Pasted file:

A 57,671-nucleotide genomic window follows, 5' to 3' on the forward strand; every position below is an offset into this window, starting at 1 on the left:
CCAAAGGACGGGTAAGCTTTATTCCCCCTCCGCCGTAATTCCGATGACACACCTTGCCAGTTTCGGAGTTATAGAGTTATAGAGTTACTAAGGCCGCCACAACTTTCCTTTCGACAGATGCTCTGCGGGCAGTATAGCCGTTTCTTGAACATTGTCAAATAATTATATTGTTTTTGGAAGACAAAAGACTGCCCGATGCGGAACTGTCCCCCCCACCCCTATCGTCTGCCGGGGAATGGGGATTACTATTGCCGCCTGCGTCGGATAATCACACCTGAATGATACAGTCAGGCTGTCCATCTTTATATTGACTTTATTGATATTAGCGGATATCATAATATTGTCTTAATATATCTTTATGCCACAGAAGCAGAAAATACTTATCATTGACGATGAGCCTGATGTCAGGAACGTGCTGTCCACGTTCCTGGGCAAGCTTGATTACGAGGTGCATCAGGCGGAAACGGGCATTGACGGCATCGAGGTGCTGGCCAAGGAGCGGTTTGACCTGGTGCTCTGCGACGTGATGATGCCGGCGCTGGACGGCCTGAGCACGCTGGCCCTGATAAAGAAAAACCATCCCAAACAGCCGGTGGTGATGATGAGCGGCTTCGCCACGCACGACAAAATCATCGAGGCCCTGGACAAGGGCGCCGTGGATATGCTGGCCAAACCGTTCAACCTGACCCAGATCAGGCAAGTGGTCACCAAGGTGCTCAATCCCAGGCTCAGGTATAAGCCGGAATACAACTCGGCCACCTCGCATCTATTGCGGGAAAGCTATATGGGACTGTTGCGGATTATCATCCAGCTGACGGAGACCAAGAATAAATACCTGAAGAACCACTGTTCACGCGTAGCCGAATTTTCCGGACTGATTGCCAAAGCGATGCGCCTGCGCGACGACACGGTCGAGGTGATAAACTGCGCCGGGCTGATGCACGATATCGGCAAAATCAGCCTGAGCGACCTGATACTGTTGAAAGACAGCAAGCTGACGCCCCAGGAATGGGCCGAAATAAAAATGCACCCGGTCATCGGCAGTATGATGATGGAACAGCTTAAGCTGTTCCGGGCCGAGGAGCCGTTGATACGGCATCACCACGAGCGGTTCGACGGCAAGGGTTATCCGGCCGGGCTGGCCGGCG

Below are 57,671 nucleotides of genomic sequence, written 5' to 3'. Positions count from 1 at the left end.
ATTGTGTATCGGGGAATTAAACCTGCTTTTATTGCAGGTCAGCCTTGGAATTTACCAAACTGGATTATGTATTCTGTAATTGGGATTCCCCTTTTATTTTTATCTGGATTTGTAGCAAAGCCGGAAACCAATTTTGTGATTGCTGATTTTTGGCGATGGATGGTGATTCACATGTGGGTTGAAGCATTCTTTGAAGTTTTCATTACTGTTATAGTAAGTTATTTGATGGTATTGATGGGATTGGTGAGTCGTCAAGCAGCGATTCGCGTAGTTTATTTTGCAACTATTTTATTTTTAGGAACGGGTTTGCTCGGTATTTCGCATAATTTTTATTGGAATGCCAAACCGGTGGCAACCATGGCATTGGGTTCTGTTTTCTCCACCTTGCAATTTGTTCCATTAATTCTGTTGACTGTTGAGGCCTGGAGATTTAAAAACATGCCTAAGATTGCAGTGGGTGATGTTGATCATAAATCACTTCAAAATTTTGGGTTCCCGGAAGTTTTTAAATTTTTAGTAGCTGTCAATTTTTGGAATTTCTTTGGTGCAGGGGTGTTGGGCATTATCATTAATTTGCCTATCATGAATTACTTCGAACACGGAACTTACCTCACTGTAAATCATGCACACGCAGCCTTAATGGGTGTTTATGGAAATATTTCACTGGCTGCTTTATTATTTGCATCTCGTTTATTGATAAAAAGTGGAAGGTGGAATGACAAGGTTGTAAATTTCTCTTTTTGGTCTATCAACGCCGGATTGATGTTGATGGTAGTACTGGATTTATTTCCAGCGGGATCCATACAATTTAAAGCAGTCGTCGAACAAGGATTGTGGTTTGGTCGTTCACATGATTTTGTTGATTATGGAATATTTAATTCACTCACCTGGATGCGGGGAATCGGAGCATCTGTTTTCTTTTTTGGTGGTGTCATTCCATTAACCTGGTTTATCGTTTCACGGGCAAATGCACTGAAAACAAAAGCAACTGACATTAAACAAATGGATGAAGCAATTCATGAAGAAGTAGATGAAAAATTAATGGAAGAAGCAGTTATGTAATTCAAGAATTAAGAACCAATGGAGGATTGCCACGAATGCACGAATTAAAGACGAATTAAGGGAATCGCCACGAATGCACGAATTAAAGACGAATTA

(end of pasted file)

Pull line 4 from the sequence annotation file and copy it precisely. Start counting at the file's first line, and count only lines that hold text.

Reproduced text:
ATTGTGTATCGGGGAATTAAACCTGCTTTTATTGCAGGTCAGCCTTGGAATTTACCAAACTGGATTATGTATTCTGTAATTGGGATTCCCCTTTTATTTTTATCTGGATTTGTAGCAAAGCCGGAAACCAATTTTGTGATTGCTGATTTTTGGCGATGGATGGTGATTCACATGTGGGTTGAAGCATTCTTTGAAGTTTTCATTACTGTTATAGTAAGTTATTTGATGGTATTGATGGGATTGGTGAGTCGTCAAGCAGCGATTCGCGTAGTTTATTTTGCAACTATTTTATTTTTAGGAACGGGTTTGCTCGGTATTTCGCATAATTTTTATTGGAATGCCAAACCGGTGGCAACCATGGCATTGGGTTCTGTTTTCTCCACCTTGCAATTTGTTCCATTAATTCTGTTGACTGTTGAGGCCTGGAGATTTAAAAACATGCCTAAGATTGCAGTGGGTGATGTTGATCATAAATCACTTCAAAATTTTGGGTTCCCGGAAGTTTTTAAATTTTTAGTAGCTGTCAATTTTTGGAATTTCTTTGGTGCAGGGGTGTTGGGCATTATCATTAATTTGCCTATCATGAATTACTTCGAACACGGAACTTACCTCACTGTAAATCATGCACACGCAGCCTTAATGGGTGTTTATGGAAATATTTCACTGGCTGCTTTATTATTTGCATCTCGTTTATTGATAAAAAGTGGAAGGTGGAATGACAAGGTTGTAAATTTCTCTTTTTGGTCTATCAACGCCGGATTGATGTTGATGGTAGTACTGGATTTATTTCCAGCGGGATCCATACAATTTAAAGCAGTCGTCGAACAAGGATTGTGGTTTGGTCGTTCACATGATTTTGTTGATTATGGAATATTTAATTCACTCACCTGGATGCGGGGAATCGGAGCATCTGTTTTCTTTTTTGGTGGTGTCATTCCATTAACCTGGTTTATCGTTTCACGGGCAAATGCACTGAAAACAAAAGCAACTGACATTAAACAAATGGATGAAGCAATTCATGAAGAAGTAGATGAAAAATTAATGGAAGAAGCAGTTATGTAATTCAAGAATTAAGAACCAATGGAGGATTGCCACGAATGCACGAATTAAAGACGAATTAAGGGAATCGCCACGAATGCACGAATTAAAGACGAATTA